Image via CrunchBase
Last night I went to the SEA Spring Showcase to listen to Mark Otero’s story. I’ve followed him somewhat over the last year or two. Not stalker like follow but I always take notice when I see or hear his name. Stories like his are unfortunately not common in Sacramento. He built KlickNation, a video game company in the county that supposedly lacks the creative talent for such an endeavor. I myself am guilty of childishly lambasting an NPR advert for a job that to me appeared to require too many tech skills for one single individual residing in this county in particular. Listening to Mark, I realized how ridiculous and contradictory some of my ideas and feelings are. On one hand I believe that MOOCS and online education in general have made it possible to learn anything, anywhere. On the other I also believed that I needed to get the hell out of Sacramento in order to locate the creative team that could deliver me the promise land of innovation. In Mark’s story passion trumped experience and led to the creation of a very successful game and the company’s purchase by EA/Bioware.
How did Mark do it? He talked himself into it for a year and a half or so. He was getting promotions at work but his heart was yearning for something more and his work started to suffer. I’m sure all you budding entrepreneurs can relate to that. Mark’s a bit different from most I’ve met though. Instead of chasing the dream while safely harnessed to his day job, Mark decided in order to to find the courage he needed to pursue his best use he had to “burn the ships.” For Mark this meant selling the home he had invested in extensively and loved, selling his possessions and moving back in with his parents. How many of you are ready to do that? I told my wife about this and she jokingly (I hope) told me that if I decided to do that she would burn my mom’s house down. Fear not mom, I intend to stay in my humble home.
What did Mark do next? Well, he did just what I would probably do. He slept a ton, ate junk, and watched TV for a few months until he grew bored of that. Personally, I think breaks like that are essential. I’m much more productive if I get that kind of time every year or two however the corporate grind doesn’t generally allow for that. The better companies offer sabbaticals but I’m all for unpaid time off if you need it without stigmatization.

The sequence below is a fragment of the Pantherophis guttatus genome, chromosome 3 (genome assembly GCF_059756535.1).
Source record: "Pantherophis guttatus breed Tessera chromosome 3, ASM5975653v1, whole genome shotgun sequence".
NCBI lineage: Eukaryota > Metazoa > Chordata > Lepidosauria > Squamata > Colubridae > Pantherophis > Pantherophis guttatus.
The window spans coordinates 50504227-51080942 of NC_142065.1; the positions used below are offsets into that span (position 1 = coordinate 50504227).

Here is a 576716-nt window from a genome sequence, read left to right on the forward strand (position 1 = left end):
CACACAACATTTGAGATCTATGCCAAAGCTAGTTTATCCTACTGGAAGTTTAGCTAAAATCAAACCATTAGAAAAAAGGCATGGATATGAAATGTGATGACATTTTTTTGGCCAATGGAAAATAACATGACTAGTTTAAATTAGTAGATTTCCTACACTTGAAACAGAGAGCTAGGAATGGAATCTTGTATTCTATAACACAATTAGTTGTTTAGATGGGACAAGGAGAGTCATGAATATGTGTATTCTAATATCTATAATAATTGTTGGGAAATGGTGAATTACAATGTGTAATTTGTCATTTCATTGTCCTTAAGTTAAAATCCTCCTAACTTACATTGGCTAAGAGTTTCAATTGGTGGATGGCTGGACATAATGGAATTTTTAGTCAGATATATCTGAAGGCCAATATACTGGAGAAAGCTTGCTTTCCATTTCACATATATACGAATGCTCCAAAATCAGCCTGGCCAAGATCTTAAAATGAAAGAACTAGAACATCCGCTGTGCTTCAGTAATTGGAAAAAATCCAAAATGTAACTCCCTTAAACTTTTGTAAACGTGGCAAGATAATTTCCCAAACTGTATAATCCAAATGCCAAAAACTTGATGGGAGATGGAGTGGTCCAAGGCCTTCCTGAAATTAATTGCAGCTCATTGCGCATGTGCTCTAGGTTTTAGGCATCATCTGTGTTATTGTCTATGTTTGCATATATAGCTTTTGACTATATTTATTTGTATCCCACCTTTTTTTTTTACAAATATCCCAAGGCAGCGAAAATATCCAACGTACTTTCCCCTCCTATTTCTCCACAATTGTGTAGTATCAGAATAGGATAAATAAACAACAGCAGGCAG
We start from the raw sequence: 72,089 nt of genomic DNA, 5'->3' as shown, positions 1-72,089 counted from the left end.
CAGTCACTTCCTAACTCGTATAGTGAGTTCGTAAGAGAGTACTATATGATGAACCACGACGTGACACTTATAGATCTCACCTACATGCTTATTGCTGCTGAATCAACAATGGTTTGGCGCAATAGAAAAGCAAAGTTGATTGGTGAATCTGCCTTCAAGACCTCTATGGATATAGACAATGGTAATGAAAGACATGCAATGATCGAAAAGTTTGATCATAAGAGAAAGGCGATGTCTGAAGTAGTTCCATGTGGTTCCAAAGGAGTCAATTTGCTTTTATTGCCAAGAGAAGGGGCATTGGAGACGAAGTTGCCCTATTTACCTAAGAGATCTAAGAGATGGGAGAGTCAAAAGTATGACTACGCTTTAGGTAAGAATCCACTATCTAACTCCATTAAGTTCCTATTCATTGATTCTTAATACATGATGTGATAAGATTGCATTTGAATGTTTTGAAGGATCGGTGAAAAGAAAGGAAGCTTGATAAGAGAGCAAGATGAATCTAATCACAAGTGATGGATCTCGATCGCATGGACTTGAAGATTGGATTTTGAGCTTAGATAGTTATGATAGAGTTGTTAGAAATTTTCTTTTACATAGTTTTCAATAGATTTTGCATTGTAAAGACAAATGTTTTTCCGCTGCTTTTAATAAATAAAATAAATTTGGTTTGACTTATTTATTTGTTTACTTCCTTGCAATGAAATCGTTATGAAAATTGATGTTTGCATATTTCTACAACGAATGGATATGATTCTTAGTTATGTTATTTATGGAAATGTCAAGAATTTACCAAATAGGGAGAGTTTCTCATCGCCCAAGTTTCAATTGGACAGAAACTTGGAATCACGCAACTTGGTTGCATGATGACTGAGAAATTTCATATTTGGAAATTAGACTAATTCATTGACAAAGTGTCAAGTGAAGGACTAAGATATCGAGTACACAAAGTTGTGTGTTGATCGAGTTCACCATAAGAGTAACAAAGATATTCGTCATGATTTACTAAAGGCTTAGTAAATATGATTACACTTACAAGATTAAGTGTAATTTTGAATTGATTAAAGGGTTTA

Back to Mark and his boredom. Next, he took the cash he had from his 401K, bought the failing coffee shop on the corner of P and 16th, and turned it into Mochii Yogurt. The little shop was immediately profitable and he coded aps with his partner in the upstairs office while using the profits from Mochii to keep afloat. Most of his attention was spent on ap creation and his sister fortunately stepped in to manage Mochii while simultaneously working full-time elsewhere. Mark made it clear that his family played an important role in his success.
How did he go from coding atop a frozen yogurt shop to KlickNation? The hard way, through 30 failed aps and multiple partners. According to Mark, he was trying to chase the successes that had emerged out of Silicon Valley and follow the winning recipes. He was also relying on Ad Sense and it was not working. They had aps with significant numbers of users but the click through rates on the ads were not enough to make a profit. Mark mentioned that Facebook charges companies for each user who installs your product. This makes turning a profit all the more difficult. My take-away was that your product better have virtual goods built in if you want to survive.
Mark turned a corner when he decided to go after his true passion: video games. They needed a team so they posted an ad on craigslist highlighting that the pay for services rendered would be “shit” or nothing but in exchange you would be a part of something “fucking” amazing. They received 40 applications. The emerging team had little experience but passion made up for it. I think Mark said that the development cost was around 50-60k all in all. They did try in feed the team pay for server space. A 40k line of credit paid for FB advertising during launch and at that point it was do or die. That’s when the money started to roll in and Mark’s status changed from lunatic to brilliant entrepreneur.
I wish I had Mark’s presentation and I know SEA was recording because it’s definitely worth watching. I’ll post it here if I find it. Full of f-bombs and hilarity as well as life lessons. The lesson I got from it was this: believe in yourself, burn the ships, believe in yourself, your going to fail a shitload, believe in yourself, your going to fail a bunch more but you will learn, believe in yourself.
MARK OTERO? (bio from sealink.org)
Mark Otero is a serial entrepreneur and a social game expert who co-founded Sacramento-based KlickNation in 2008—one of the fastest growing innovations companies in the Sacramento region—and nurtured it into an energetic multi-million dollar operation that quickly became one of the leading makers of core social games for Facebook®. With a reputation for creating astonishingly fun, ferociously addictive games that run on social networks, KlickNation caught the attention of entertainment giant, Electronic Arts Inc., who acquired the start up in late 2011. Today, Mark heads up BioWare Social for the global leader in digital interactive entertainment. Mark received his Bachelor of Science degree in Computer Science from the California State University at Sacramento (CSUS) and his Masters in Business Administration with a Marketing concentration from the University of California, Davis in 2007.